Despite being defending champion, the expectations of Nibali before the Tour weren’t overwhelmingly high, with the consensus being that he’d struggle to match the likes of Chris Froome and Nairo Quintana.
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It’s easy for some people to say that Nibali won the 2014 Tour de France by default, after Froome and Alberto Contador crashed out, but the Italian was still dominant over the whole three weeks and beat what was in front of him.
The downside to being Tour champion, though, is the dramatic increase in media committments in the offseason meaning Nibali never really had the chance to recover mentally or physically from a demanding season.
He pretty much followed the same buildup to the race as he did in 2014: Dubai, Oman, Paris-Nice, the Ardennes Classics, Romandie and the Dauphiné; hardly setting the world alight in any of them.
But his preparation looked a little short as the race hit the first mountains at the Tour – cracking on the first climb to La Pierre-Saint-Martin and prompting team manager Alexander Vinokourov to strip him of the leadership.
The fact that his general classification hopes were pretty much over seemed to help Nibali settle into some kind of rhythm towards the end of the race, winning up La Toussuire and climbing to fourth overall by the finish in Paris.
He is now likely to ride the Vuelta a España, starting August 22, but how he will have recovered from the mental and physical exertions of the Tour will determine what his objectives are there.
Nobody places higher expectations on Mark Cavendish than Cav himself, who had no doubt targetted more than one stage win over the three weeks.
The parcours wasn’t ideal for a sprinter in the mould of Cavendish, but there were a handful of stages up for grabs for the true fast men – including stage two to Zeeland.
Cavendish copped some flak for his fourth-place finish in that stage – looking as if he sat up before the line – because finishing one place higher would have put teammate Tony Martin in yellow.
A similar thing happened on stage five in Amiens when he was again beaten by Greipel and Sagan but he finally got his win two days later Fougeres.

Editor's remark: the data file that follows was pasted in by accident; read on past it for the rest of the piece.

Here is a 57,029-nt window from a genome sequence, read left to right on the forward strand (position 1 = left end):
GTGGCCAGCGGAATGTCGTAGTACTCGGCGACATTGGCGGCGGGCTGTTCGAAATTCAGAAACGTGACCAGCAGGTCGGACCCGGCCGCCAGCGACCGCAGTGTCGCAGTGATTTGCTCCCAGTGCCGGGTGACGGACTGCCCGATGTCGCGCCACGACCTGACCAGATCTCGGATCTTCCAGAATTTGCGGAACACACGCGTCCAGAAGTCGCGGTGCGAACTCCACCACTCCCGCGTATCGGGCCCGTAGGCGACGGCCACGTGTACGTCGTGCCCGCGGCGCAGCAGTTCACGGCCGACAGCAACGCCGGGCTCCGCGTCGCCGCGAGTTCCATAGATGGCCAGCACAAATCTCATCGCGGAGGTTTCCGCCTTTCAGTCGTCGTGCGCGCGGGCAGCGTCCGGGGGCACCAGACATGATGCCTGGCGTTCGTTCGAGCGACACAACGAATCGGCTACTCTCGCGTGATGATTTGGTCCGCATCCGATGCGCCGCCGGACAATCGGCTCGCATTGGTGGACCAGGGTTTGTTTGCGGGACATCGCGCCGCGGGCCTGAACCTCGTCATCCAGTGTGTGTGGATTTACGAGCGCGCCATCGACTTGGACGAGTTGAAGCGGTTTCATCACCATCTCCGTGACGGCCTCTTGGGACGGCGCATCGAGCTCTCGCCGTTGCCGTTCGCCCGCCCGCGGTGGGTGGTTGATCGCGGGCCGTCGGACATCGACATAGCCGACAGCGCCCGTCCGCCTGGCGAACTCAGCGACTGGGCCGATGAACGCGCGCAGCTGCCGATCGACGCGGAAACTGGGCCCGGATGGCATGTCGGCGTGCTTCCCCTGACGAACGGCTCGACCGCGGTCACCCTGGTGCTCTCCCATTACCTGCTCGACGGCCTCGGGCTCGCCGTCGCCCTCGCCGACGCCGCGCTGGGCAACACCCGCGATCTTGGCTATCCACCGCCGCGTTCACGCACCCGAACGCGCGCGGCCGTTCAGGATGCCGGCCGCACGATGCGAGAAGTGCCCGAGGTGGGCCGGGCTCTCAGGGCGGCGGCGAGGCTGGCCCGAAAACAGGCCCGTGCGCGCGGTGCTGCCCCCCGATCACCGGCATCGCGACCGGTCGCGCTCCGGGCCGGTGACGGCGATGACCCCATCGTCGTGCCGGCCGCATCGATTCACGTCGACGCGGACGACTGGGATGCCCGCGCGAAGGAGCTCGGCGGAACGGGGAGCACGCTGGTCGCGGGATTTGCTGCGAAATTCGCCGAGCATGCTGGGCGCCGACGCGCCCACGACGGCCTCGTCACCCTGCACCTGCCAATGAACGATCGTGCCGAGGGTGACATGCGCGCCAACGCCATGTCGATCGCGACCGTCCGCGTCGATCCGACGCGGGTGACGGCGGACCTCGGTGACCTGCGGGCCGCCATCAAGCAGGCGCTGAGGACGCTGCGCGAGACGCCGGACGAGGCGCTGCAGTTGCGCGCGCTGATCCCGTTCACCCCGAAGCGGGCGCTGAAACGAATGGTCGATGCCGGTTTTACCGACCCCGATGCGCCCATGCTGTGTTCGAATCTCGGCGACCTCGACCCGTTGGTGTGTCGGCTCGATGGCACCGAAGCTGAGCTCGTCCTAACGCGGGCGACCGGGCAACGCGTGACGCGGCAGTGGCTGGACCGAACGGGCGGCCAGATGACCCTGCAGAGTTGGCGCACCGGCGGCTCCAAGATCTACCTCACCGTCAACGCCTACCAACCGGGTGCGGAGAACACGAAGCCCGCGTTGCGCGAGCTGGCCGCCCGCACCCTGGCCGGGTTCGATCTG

After that, there wasn’t much in it for the Manxman – tough stages in the Pyrenees, deceptively challenging and hot ‘transition’ stages to the Alps during which he suffered an illness which put him out of contention for the sprint on stage 16.
Then he just had to get through the Alps before trying to win his fifth Champs-Elysees stage, but the trials and tribulations of the previous 20 stages left him trailing in sixth.
Never one to throw in the towel, Cav will undoubtedly be back next year to add to his impressive stage tally, but this year he had to concede that Greipel was the better sprinter.
Like Nibali, Thibaut Pinot was expected to do well based on his podium placing in 2014, but also like Nibali it was thought that finishing in the same position may be out of his reach.
Unfortunately we never really got to see the best of Pinot until the Alps, with the young Frenchman consistently losing a time on the first four stages.
Rolling in 10 minutes down on Froome on the Col du Soudet left Pinot 18:18 back on the leader after ten stages, forcing him and FDJ to readjust their targets.
Instead of trying to match the climbers, Pinot got himself out in a number of breakaways at the end of the second week, finishing second on stage 14 and fourth on the stage to Pra Loup.
Then his crowning moment came on Alpe d’Huez, taking a fine solo win having attacked down the descent of the Glandon and riding alone pretty much all the way up the famous climb.
That result alone salvaged some respectability, but 16th overall on the GC was surely nowhere near where he had hoped to finish.
Katusha’s Kristoff was virtually unstoppable in the first six months of the season, racking up 17 wins by June 19.
Roll on July, though, and the Norwegian was virtually invisible at the Tour. Despite recording four top-five finishes he never looked a threat to win any of the stages, sometimes starting his sprint too early and being overtaken before the line – virtually unheard of in the rest of the season.
Given Kristoff’s dominance all season they would have surely expected more from him than a handful of top-fives and 10th in the green jersey competition.
It’s not entirely certain what Kwiatkowski’s targets were at the Tour, but he didn’t seem to do anything particularly memorable in the rainbow stripes.
He got in a few breakaways but not one of the many that stuck to the end before calling it a day on stage 17.
Patrick Lefevere revealed that the Pole was angry at not being allowed to race for the GC, despite having finished 11th in 2014, prompting him to decide to leave Etixx-Quick-Step.
Maybe that was a factor in his performances, but the world champion was far from his best at the Tour.
Watch the best bits of the 2015 Tour de France